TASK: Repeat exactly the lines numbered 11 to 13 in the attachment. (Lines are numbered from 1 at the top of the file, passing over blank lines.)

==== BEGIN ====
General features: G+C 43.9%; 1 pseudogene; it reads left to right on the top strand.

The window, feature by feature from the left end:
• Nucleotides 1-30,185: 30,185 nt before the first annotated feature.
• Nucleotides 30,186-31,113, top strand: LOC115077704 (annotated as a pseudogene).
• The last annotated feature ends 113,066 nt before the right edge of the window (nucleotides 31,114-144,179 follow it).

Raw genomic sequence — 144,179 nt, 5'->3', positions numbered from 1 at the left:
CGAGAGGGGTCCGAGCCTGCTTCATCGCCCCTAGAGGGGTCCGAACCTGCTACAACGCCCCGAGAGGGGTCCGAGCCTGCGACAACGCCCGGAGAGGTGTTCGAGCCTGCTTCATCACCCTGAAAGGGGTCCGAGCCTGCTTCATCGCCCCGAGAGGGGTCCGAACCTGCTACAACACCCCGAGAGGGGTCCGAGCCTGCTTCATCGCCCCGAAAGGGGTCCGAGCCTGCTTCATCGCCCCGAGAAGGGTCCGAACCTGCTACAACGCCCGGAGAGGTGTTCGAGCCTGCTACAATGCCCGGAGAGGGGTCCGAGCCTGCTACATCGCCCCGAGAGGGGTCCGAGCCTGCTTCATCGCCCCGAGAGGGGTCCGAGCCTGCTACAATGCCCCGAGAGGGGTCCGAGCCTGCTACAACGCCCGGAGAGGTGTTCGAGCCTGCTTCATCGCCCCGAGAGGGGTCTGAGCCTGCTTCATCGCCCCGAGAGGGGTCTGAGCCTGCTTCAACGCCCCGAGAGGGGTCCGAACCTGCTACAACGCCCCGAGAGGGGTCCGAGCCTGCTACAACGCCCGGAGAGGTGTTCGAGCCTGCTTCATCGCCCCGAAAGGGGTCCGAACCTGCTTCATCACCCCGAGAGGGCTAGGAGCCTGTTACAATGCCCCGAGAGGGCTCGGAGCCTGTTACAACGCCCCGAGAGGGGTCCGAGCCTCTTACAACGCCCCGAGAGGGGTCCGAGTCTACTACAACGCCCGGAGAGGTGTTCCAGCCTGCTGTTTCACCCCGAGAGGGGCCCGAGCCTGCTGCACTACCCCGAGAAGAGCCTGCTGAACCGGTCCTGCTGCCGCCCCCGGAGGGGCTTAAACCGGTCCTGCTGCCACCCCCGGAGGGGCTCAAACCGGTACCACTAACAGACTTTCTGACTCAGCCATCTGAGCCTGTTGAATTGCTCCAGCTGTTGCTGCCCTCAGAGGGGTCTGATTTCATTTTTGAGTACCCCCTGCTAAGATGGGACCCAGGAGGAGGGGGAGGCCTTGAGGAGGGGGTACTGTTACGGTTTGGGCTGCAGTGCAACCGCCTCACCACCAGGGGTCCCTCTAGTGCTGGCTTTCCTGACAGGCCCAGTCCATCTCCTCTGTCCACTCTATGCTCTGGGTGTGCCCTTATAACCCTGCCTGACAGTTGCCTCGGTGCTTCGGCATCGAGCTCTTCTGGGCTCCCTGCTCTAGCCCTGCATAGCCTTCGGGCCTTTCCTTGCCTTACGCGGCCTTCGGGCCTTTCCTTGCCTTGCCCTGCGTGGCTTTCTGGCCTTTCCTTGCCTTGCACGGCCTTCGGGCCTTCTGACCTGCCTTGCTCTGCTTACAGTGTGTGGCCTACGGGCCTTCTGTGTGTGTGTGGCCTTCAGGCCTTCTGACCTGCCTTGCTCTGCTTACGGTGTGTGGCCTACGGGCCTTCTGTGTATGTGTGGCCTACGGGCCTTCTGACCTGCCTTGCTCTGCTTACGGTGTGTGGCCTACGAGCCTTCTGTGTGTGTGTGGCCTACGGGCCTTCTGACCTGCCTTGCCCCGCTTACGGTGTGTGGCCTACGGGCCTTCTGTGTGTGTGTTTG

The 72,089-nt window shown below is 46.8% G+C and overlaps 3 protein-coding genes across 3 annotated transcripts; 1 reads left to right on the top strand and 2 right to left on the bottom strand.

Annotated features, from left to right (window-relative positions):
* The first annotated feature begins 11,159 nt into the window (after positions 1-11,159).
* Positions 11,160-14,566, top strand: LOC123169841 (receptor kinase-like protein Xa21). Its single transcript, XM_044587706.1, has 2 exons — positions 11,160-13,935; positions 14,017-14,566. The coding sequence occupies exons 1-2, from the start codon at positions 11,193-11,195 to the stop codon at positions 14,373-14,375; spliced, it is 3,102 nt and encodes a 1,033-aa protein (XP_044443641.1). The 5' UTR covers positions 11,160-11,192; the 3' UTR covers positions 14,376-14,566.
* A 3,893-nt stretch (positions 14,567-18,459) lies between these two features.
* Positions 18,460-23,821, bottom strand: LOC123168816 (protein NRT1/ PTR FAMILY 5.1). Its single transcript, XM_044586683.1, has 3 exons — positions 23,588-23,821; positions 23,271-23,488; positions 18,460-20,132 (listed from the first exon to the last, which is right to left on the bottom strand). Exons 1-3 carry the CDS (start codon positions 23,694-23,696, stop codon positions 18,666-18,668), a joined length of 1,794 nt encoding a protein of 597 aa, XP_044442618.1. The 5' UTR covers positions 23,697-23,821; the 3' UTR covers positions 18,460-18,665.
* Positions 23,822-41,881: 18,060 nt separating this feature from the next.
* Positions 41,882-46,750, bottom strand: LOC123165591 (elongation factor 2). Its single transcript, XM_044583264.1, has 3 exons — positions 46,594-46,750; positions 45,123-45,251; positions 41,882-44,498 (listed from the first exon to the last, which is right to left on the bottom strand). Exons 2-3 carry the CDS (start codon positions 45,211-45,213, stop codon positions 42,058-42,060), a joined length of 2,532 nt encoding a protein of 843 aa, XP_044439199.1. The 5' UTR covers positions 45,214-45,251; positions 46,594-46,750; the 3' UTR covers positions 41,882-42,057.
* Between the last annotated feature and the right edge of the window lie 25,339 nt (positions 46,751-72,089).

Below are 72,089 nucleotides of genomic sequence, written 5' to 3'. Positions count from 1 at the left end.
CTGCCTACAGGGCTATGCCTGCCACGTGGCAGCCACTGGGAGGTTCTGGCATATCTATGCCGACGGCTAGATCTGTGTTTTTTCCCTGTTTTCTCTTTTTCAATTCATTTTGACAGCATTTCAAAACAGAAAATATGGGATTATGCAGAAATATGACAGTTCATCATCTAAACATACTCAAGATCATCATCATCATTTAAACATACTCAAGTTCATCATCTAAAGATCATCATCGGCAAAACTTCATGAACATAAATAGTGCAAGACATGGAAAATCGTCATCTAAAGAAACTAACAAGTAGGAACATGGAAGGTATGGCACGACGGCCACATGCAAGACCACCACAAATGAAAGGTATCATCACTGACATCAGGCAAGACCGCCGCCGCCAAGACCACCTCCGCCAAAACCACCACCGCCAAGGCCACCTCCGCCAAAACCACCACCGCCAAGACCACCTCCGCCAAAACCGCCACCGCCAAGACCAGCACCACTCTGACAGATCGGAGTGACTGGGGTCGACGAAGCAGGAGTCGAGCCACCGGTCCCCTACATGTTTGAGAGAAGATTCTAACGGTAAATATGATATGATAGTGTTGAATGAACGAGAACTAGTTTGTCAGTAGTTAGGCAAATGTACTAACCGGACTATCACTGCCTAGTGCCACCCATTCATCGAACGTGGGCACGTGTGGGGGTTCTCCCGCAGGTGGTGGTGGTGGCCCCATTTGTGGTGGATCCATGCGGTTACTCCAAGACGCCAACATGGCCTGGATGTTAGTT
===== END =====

* Positions 11,160-14,566, top strand: LOC123169841 (receptor kinase-like protein Xa21). Its single transcript, XM_044587706.1, has 2 exons — positions 11,160-13,935; positions 14,017-14,566. The coding sequence occupies exons 1-2, from the start codon at positions 11,193-11,195 to the stop codon at positions 14,373-14,375; spliced, it is 3,102 nt and encodes a 1,033-aa protein (XP_044443641.1). The 5' UTR covers positions 11,160-11,192; the 3' UTR covers positions 14,376-14,566.
* A 3,893-nt stretch (positions 14,567-18,459) lies between these two features.
* Positions 18,460-23,821, bottom strand: LOC123168816 (protein NRT1/ PTR FAMILY 5.1). Its single transcript, XM_044586683.1, has 3 exons — positions 23,588-23,821; positions 23,271-23,488; positions 18,460-20,132 (listed from the first exon to the last, which is right to left on the bottom strand). Exons 1-3 carry the CDS (start codon positions 23,694-23,696, stop codon positions 18,666-18,668), a joined length of 1,794 nt encoding a protein of 597 aa, XP_044442618.1. The 5' UTR covers positions 23,697-23,821; the 3' UTR covers positions 18,460-18,665.